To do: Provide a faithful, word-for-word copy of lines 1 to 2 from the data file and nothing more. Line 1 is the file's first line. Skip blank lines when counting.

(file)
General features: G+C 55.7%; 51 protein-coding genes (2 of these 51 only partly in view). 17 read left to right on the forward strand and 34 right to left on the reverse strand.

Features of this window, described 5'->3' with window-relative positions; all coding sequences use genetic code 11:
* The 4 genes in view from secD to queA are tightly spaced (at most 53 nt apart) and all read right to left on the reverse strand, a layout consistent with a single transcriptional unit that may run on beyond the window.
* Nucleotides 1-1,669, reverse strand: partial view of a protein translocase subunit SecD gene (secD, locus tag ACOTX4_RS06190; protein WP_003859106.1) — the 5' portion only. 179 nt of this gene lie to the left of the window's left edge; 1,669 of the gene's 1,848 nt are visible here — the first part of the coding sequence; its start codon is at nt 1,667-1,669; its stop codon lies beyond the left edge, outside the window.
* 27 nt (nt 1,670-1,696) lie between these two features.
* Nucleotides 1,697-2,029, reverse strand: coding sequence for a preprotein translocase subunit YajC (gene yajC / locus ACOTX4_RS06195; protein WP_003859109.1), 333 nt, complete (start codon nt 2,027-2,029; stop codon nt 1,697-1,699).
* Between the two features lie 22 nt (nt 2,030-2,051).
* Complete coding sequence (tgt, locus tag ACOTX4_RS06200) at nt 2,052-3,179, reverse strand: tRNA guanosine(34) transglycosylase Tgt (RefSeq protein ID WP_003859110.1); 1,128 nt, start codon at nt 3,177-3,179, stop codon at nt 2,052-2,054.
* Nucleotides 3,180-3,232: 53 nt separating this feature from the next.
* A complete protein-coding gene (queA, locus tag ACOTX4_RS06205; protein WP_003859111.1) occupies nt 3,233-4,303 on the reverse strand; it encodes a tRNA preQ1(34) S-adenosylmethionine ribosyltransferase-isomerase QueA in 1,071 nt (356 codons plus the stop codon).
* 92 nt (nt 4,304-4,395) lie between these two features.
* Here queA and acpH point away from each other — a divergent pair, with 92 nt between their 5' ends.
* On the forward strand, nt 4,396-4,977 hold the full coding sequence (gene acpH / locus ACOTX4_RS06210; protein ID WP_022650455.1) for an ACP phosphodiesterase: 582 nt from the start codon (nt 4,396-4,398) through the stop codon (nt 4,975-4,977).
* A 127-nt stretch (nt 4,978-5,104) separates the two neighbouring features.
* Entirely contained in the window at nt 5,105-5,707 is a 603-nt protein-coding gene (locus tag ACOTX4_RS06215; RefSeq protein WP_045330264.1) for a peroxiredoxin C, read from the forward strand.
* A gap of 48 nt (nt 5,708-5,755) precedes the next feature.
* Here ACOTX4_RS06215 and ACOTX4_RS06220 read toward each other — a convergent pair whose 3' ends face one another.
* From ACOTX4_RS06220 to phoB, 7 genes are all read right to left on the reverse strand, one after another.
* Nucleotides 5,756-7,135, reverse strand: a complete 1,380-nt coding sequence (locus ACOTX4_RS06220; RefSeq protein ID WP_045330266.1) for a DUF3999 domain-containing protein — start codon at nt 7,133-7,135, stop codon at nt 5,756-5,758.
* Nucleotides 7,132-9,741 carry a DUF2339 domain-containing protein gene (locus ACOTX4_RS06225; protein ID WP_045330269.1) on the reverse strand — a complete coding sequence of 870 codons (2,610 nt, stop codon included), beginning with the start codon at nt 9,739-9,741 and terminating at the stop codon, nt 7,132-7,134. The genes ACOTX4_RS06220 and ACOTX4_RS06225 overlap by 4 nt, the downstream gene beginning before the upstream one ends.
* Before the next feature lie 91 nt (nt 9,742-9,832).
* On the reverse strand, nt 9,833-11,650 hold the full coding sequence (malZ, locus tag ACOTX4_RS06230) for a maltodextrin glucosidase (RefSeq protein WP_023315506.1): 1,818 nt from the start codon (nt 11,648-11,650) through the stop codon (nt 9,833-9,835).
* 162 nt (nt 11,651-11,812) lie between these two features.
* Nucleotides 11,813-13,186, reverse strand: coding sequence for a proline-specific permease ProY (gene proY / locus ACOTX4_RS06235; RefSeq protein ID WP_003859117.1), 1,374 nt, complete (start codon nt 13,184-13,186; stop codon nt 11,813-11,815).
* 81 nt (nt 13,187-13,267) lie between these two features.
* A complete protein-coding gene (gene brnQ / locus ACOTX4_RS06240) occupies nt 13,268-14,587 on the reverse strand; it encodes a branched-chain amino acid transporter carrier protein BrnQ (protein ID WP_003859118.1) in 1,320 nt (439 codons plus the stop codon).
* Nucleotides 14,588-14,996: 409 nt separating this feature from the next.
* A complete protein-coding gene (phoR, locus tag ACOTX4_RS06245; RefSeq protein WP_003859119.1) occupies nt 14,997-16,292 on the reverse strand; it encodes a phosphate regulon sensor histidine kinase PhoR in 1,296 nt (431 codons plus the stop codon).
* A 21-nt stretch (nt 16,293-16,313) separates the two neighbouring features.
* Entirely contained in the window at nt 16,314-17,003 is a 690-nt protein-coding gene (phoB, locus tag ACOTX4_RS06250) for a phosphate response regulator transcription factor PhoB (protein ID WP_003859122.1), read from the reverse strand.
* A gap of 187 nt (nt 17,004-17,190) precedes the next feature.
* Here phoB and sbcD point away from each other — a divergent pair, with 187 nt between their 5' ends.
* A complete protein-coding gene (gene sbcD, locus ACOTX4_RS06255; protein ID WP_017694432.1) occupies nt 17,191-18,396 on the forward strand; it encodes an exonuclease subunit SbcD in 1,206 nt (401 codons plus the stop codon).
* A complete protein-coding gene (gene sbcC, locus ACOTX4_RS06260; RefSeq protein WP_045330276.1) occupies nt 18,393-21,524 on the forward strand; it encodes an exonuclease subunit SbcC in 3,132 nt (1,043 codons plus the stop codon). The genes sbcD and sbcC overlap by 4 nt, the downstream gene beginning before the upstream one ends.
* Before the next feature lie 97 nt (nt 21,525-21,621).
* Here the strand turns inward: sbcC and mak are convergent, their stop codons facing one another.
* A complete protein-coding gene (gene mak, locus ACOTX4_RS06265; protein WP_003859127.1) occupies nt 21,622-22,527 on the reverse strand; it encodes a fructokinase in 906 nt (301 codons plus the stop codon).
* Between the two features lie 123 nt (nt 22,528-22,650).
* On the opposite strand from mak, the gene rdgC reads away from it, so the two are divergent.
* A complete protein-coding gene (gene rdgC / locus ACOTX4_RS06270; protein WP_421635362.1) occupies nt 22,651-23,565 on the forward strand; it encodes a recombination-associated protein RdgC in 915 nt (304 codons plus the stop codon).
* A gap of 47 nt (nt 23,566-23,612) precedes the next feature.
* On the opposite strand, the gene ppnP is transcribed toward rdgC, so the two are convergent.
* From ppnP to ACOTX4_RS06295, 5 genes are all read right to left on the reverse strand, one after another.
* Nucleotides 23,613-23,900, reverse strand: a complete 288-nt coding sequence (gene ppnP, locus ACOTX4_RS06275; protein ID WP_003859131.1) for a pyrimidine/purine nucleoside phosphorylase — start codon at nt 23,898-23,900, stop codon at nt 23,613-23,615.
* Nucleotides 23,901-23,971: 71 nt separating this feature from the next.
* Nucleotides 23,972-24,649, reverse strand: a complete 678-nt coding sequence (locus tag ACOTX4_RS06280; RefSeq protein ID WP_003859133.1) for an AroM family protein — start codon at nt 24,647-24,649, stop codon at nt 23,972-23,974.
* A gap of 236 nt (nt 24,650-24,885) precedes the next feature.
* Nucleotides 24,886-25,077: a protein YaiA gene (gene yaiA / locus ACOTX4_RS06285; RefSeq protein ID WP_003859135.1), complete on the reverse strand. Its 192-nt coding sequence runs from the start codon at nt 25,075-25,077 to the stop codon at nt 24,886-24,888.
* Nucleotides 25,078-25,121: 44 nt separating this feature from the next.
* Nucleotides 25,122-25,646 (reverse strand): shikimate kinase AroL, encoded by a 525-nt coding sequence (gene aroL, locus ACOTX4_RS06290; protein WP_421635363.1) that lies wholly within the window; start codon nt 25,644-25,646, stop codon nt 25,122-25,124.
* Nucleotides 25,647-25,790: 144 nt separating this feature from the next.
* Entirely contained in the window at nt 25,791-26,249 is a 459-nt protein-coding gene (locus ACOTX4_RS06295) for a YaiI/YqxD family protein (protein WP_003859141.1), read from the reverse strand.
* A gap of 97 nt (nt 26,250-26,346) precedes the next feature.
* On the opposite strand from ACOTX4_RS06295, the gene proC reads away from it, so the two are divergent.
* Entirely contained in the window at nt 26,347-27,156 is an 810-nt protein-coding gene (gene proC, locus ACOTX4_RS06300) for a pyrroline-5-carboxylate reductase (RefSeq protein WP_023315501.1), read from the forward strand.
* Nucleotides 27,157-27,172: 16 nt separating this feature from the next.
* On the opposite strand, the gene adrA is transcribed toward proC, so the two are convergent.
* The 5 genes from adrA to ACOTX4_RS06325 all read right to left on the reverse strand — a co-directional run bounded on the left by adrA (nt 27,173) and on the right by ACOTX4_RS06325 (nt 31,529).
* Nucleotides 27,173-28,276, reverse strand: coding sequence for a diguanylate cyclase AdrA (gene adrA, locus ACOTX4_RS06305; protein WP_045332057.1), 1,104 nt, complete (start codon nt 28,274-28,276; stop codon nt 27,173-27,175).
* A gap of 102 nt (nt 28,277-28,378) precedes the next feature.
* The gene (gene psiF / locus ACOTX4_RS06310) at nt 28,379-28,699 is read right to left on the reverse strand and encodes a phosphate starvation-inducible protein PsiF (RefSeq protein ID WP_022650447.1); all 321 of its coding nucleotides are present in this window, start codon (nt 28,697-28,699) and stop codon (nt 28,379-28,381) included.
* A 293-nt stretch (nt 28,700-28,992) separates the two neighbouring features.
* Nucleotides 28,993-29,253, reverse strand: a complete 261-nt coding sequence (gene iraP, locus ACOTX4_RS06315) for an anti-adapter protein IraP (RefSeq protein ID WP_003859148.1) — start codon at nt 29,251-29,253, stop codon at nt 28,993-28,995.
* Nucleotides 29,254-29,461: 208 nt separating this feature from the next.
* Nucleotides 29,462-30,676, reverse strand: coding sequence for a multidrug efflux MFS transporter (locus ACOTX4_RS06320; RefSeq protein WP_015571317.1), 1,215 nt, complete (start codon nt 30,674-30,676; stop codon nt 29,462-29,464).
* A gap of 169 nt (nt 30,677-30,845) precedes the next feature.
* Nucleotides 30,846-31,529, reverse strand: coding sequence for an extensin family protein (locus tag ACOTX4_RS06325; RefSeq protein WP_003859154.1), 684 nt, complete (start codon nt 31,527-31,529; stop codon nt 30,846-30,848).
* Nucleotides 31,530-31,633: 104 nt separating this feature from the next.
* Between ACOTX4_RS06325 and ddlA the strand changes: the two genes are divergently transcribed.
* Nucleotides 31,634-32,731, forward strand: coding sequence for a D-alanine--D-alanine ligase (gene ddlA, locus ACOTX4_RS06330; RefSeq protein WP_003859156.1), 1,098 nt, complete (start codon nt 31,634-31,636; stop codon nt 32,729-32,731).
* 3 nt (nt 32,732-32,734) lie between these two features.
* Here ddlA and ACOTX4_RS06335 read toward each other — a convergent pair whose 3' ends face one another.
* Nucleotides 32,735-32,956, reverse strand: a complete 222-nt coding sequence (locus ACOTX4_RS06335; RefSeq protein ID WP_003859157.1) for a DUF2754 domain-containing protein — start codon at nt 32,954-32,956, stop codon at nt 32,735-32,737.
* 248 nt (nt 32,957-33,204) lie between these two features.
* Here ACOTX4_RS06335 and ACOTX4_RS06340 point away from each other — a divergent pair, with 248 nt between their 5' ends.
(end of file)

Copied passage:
General features: G+C 55.7%; 51 protein-coding genes (2 of these 51 only partly in view). 17 read left to right on the forward strand and 34 right to left on the reverse strand.

Features of this window, described 5'->3' with window-relative positions; all coding sequences use genetic code 11: